We arrived in Sandakan after amazing two days of scuba diving around Sipadan and a mini break of spotting the wildlife of Borneo along the Kinabatangan River.
Our main aim was to visit the Sepilok Orang Utan Rehabilitation Centre, Bornean Sun Bear Conservation Centre and Labuk Bay Proboscis Monkey Sanctuary. These are the three main activities in Sandakan and it is not very difficult to find a tour agency able to arrange a day trip for you.
We felt that seeing all three centres in one single day would be too rushed and decided split this into two days and do it independently. As it turns out, it’s not as difficult as it may seem and we had more time to observe and learn about these Bornean creatures.
Day 1 – Orangutans and Sun bears of Borneo
The Oran Utan Rehabilitation Centre opens twice a day, from 9am to 11am and from 2pm to 4pm, with feeding times at 10am and 3pm.
The cheapest way is to get to Sepilok is by catching the 9am public minibus number 14 from Milimewa Superstore. It costs just 6RM one way and takes about 45 minutes to get there. The bus will drop you off directly at the entrance to the Orang Utan Rehabilitation Centre just in time to buy your tickets (30RM + 10RM camera fee) and see the 10am feeding time. You will need to leave all your bags including camera bag in the nearby lockers (these seem to be free) presumably so you don’t get these nicked by free-running monkeys.
The 10am feeding time tends to attract more visitors. If you want to have an unobstructed view you should get to the observation deck as early as possible though you will still be competing with other keen photographers for that perfect picture.
Your morning ticket is valid for both feeding times so you will get another chance to see these red-headed apes again in the afternoon as they munch on some more fruits and vegetables.
After seeing the morning feeding you can also go to the nursery for a few minutes before the park closes at 11am.
After the Orang Utan Rehabilitation Centre closes head to the next door Bornean Sun Bear Conservation Centre (31.80RM) where you can spend an hour or two learning about and seeing these amazing little creatures.
Most of the adult bears tend to sleep during the hottest hours of the day in the branches of trees where they build nests similar to those built by orangutans. Obviously these are rather messy as sun bears lack the opposable thumbs.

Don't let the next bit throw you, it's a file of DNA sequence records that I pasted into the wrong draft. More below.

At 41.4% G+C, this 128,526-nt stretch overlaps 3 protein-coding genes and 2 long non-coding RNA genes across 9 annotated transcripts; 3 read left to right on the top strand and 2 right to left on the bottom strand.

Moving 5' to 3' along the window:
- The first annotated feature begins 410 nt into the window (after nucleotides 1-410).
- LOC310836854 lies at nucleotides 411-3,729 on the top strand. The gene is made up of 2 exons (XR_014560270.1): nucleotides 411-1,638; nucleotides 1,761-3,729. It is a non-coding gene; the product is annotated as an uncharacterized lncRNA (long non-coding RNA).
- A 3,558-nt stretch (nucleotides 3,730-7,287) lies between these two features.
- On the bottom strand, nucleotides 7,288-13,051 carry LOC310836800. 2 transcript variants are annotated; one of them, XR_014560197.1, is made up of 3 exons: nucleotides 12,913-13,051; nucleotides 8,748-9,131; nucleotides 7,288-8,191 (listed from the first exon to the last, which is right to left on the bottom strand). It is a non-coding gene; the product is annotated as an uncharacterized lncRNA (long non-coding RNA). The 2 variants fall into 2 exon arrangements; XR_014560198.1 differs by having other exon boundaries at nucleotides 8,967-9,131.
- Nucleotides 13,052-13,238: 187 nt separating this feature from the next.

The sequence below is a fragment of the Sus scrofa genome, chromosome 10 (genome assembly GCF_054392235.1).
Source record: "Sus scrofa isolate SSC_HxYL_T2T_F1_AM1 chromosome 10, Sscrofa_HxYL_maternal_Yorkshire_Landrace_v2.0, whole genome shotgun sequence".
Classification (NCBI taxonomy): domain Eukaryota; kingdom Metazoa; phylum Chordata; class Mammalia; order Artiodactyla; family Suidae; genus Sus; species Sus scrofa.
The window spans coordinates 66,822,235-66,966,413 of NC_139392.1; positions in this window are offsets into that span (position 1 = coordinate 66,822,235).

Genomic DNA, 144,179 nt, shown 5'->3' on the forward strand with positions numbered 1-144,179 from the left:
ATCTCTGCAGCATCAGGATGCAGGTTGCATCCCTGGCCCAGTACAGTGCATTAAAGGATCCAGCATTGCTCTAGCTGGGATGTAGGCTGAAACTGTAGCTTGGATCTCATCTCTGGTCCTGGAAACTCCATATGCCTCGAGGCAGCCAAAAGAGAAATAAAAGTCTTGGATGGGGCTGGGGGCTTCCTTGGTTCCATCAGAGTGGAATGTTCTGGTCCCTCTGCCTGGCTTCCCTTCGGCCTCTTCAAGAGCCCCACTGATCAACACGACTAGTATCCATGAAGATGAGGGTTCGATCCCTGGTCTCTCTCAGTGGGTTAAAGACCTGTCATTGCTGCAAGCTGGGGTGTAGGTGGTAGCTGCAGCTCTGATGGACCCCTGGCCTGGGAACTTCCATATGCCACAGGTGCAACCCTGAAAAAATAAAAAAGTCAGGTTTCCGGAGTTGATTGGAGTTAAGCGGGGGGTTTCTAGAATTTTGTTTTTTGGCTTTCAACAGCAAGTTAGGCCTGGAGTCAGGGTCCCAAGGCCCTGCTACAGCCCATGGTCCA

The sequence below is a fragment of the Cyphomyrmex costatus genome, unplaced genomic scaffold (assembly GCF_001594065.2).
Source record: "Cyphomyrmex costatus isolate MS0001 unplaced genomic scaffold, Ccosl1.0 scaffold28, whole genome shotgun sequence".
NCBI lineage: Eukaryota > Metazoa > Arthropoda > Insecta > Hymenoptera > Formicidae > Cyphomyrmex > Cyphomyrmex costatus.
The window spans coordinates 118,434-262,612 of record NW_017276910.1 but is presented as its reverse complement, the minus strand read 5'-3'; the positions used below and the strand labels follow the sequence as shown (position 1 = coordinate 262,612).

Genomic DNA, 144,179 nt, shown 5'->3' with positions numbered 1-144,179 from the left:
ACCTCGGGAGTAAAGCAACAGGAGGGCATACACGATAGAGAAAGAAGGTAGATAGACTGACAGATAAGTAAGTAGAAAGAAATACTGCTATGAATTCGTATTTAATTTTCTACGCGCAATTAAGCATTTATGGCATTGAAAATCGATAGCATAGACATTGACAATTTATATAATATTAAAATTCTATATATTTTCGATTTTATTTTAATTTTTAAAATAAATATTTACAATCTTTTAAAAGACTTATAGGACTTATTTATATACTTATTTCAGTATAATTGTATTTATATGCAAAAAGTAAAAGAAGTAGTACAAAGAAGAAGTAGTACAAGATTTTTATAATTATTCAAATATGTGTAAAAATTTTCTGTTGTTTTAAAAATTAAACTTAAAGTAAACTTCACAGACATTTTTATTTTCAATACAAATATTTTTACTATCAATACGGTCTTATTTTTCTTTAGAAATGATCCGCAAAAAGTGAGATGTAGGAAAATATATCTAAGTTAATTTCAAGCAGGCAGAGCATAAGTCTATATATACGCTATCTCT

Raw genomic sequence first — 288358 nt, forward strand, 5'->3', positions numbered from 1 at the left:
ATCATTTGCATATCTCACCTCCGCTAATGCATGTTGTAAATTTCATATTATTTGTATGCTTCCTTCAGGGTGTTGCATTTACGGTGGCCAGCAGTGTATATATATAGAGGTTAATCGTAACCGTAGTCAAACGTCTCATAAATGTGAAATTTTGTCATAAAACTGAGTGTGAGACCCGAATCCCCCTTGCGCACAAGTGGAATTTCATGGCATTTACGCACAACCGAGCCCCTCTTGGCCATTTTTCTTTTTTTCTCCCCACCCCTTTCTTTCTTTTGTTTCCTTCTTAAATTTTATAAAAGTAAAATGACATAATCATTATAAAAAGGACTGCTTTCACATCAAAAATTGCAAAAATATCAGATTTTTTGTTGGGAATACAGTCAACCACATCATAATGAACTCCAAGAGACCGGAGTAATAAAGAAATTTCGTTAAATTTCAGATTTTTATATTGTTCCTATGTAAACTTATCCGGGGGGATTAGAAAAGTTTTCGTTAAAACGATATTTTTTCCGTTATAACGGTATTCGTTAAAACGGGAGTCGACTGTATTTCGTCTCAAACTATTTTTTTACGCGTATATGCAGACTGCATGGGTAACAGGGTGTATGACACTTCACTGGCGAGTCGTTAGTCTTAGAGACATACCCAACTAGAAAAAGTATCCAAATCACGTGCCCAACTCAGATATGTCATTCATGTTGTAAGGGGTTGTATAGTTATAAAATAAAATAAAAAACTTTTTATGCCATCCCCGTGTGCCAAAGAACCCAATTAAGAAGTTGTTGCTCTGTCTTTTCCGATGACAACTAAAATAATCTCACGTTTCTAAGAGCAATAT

Don’t be fooled by their cuteness and their fuzzy lethargic appearance as these bears have extremely long claws that could slice you open.
For lunch you can head to the nearby Kafeteria outside the Oran Utan Rehabilitation Centre offering a good variety of food and drinks for very reasonable prices.
The Orang Utan Sanctuary reopens its gates again at 2pm with feeding at 3pm so if you have time to kill, you can also check out the nearby Rainforest Discovery Centre.
The afternoon feeding time is less busy, although it still attracts its fair share of visitors. We really loved the afternoon feeding time. We got a chance to see more orangutans as well as macaques and leaf monkeys as they came around after a hot day. On the way to the observation deck from the nursery we were literally surrounded by them.
Afterwards head back to Sandakan on the same minivan leaving the parking lot at 4pm, though you should be there at least 10 minutes before departure time as it may get quite full.
Day 2 – The long-nosed monkeys
There is no public transport to Labuk Bay Proboscis Monkey Sanctuary, so you have to catch a 9.30am minivan shuttle from the Sandakan Hotel at a cost of 20RM per person each way. Though not exactly cheap, the sanctuary is further afield, and there are two viewing platforms where you need to be driven for the feeding times. On the way to the proboscis monkey sanctuary this minivan stops at the Orang Utan Rehabilitation Centre at 10.30am making it possible to see the orangutans and proboscis monkeys in one day.
The Labuk Bay Proboscis Monkey Sanctuary is shrouded in a bit of controversy. It is a private enterprise set up by an owner of the surrounding palm oil plantations. On one hand you get to observe these beautiful weird-nosed creatures up close but on the other hand the proprietors are also responsible for destroying their natural habitat at first place. At 60RM per person it is also very steep. Because of that, we were quite hesitant about visiting this place.
To add to the controversy, in the intermission between the feedings you are also shown an hour long video from the life of the monkeys portraying the owner of the sanctuary as some sort of monkey saviour. It just reeks of PR and to be frank it does not really feel right.
Our visit to these sanctuaries was somewhat bittersweet. Don’t get me wrong. We really loved seeing these amazing animals up close. However, it also served as a sad reminder that their natural habitat shrank exponentially over the past decade and all due to the work of us – humans – to produce more and more palm oil which is used in almost everything, from your ‘vegetable’ oils you cook with to your favourite snack bars and crisps to the biofuel we use to run our vehicles.
Have you been to Sandakan? What was your experience?